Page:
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Top Five Best Practices for Writing Unit Test Scripts

  • January 16, 2015
  • By Uma Narayanan
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Introduction

Unit testing is one of the steps in the software development process where every part or unit of code is verified to ensure it behaves as expected. When the code is modified in the future, the automated unit tests help ensure the existing functionality is intact. Unit tests can be done manually or coded. Unit tests are generally created by programmers.

In this article, we will discuss the best practices to be remembered and followed when writing unit tests.

Overview

There are a tools like re-sharper, NUnit, moles, and so forth that can be integrated with developer tools like Visual Studio to write and run unit tests. Let's understand with the help of an example. Following is the code we want to write unit test scripts for. It's a function that takes two input parameters. This method has two parts; L ine 5 validates if the value of 'y' > 0 and Line 8 returns the quotient when 'x' is divided by 'y'.

 1. public class Class1
 2. {
 3.     public float Div(float x, float y)
 4.     {
 5.        if (y <= 0)
 6.           return -1;
 7.
 8.           return x / y;
 9.     }
 10. }

The test method for the preceding function is as follows:

 1. [TestClass()]
 2. public class Class1Tests
 3. {
 4.    [TestMethod()]
 5.    public void DivTest()
 6.    {
 7.       Class1 passScenario = new Class1();
 8.       var p = passScenario.Div((float)10,
             (float)2);
 9.       Assert.AreEqual(p,5.0);
10.    }
11.
12.    [TestMethod()]
13.    public void DivTestException()
14.    {
15.       Class1 excepScenario = new Class1();
16.       var p = excepScenario.Div((float)10,
             (float)0);
17.       Assert.AreEqual(p, -1);
18.    }
19. }

The test class is prefixed with '[TestClass()]' and the method is prefixed with '[TestMethod()]'. In this example, the 'DivTest' method only validates the positive scenario where the value of 'y' is greater than 0 and 'DevTestException' validates the exception scenario where 'y' is equal to 0. The code coverage for the previous method will be 100% as a positive scenario & the negative scenario both are covered. Ideal code coverage should be greater than 80%. Now, let's examine the characteristics of good unit test cases.

Characteristics of Good Unit Tests

1. Isolated: Each Unit Test Should Be Able to Run Independently

Generally in a project, all the tests are run at one time. The order in which the tests are run cannot be determined; for this reason, the tests should be independent of each other. In the preceding example, either a positive scenario or the negative scenario can get executed first.

2. Test Only One Condition at a Time

There should only be one assert statement for each test method. In the preceding example, there are two test methods: one to verify the positive and one for the exception scenario. Now, when the tests are run, each scenario is validated separately. Explicit assertion for every method gives an instant insight of the failed tests and helps analyze the scripts easily.

3. Repeatable

The tests should return the same result whenever and how many times it's executed. The result shouldn't change from one execution to another.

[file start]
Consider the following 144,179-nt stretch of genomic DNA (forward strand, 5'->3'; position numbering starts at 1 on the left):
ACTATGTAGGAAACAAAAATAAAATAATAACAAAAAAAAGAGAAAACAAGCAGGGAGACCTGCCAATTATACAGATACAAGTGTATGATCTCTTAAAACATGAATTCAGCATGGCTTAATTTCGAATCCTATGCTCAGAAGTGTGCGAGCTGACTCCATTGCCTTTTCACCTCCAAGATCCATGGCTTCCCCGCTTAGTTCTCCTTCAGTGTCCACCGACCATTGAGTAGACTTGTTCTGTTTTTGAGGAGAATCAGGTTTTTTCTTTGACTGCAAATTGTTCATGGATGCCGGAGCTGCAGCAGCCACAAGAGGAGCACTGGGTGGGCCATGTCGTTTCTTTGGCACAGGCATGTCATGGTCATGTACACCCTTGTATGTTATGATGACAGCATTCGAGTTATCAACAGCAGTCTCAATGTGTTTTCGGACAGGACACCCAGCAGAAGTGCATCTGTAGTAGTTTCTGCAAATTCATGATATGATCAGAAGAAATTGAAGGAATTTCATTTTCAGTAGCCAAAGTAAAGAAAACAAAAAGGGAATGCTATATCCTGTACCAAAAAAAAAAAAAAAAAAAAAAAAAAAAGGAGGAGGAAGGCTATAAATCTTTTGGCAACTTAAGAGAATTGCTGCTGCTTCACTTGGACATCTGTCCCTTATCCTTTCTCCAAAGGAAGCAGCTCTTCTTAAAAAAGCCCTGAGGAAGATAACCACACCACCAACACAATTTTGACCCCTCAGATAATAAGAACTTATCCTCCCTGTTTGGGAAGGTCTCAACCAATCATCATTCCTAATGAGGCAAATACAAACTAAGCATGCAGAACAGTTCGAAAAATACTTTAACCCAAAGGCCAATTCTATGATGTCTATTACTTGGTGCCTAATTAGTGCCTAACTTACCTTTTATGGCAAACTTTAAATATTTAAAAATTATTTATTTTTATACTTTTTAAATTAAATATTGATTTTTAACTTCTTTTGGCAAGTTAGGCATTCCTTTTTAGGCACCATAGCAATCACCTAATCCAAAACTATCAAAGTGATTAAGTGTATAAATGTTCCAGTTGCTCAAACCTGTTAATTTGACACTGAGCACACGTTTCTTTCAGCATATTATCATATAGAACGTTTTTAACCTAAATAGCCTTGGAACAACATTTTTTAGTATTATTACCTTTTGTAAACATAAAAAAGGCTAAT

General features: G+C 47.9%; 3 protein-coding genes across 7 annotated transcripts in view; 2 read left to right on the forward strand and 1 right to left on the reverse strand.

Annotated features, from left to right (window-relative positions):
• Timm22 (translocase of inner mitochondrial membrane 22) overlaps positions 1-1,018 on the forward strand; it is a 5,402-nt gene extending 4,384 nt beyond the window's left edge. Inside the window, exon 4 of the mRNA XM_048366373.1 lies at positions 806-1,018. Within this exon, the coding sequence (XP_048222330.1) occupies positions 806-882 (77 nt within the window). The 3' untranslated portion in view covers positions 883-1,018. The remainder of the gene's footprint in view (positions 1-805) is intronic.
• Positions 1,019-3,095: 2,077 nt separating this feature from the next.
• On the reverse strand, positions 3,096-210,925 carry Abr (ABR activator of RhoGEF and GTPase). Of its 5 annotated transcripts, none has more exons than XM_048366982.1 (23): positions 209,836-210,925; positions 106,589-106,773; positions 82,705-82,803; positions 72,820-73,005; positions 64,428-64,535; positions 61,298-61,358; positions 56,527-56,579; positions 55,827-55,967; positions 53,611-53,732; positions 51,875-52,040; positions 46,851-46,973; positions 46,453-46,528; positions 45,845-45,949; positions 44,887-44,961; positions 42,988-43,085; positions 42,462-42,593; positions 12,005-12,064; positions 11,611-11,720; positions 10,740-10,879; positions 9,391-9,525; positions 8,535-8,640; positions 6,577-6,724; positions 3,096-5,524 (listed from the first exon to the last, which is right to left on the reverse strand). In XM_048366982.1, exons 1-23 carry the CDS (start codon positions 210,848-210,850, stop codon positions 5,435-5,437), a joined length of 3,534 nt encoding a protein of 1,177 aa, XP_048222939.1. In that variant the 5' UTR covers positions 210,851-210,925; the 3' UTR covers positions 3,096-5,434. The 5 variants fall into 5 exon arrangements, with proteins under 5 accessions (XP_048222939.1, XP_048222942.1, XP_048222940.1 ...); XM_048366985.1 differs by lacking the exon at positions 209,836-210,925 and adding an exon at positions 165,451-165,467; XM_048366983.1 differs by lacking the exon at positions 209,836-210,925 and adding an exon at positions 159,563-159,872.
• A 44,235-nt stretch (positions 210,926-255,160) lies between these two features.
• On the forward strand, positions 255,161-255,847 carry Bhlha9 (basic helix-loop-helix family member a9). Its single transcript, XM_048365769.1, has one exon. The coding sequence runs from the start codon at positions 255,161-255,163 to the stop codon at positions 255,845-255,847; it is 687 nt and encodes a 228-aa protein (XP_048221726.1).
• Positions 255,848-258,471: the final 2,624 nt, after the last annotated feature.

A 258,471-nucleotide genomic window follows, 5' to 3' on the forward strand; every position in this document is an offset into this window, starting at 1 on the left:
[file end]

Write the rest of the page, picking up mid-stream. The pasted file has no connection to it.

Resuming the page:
4. Thorough

Thorough testing is related to how many units of code are verified. Code coverage gives a good indication of how much testable code is verified. A code coverage of 80% and above is a good indication that most of the code is covered by unit test scripts.

5. Mock External References

Mock external references, the test script, when run should not depend on external entities such as connection to a database or WCF or a configuration file. Mocking external references essentially means that it's assumed that the expected data is returned from the source and the testable code only verifies the actions that are performed on that data.

Another reason for mocking is if there is a connection problem with the external entity, the unit test scripts are bound to fail; there are two levels of testing being done, one for the external entity and other of the action performed on the data retrieved. Ideally, these should be two different test scripts to identify the bug better. Unit tests are not meant for integration test.

The unit test scripts are generally run as a part of continuous integration (CI) where the build is fired and, after the build is generated, the unit test scripts are run against the assemblies.

Summary

In the preceding sections, we discussed the characteristics of unit tests; however, unit tests are not for finding bugs or regression tests because only a unit of code is verified and not the functionality of the application when all the code is integrated. Writing unit tests also requires time because unit test scripts are also code that are used to verify the smallest testable unit of code. Unit tests helps reduce time in the future when further changes are done to the application; however, automating unit tests for complete code may be a time-consuming process and not be worth the time and effort. Therefore, it's important to strike a balance between automation and manual testing.

Reference

http://msdn.microsoft.com/en-us/library/vstudio/hh323702(v=vs.100).aspx


Tags: Unit Testing




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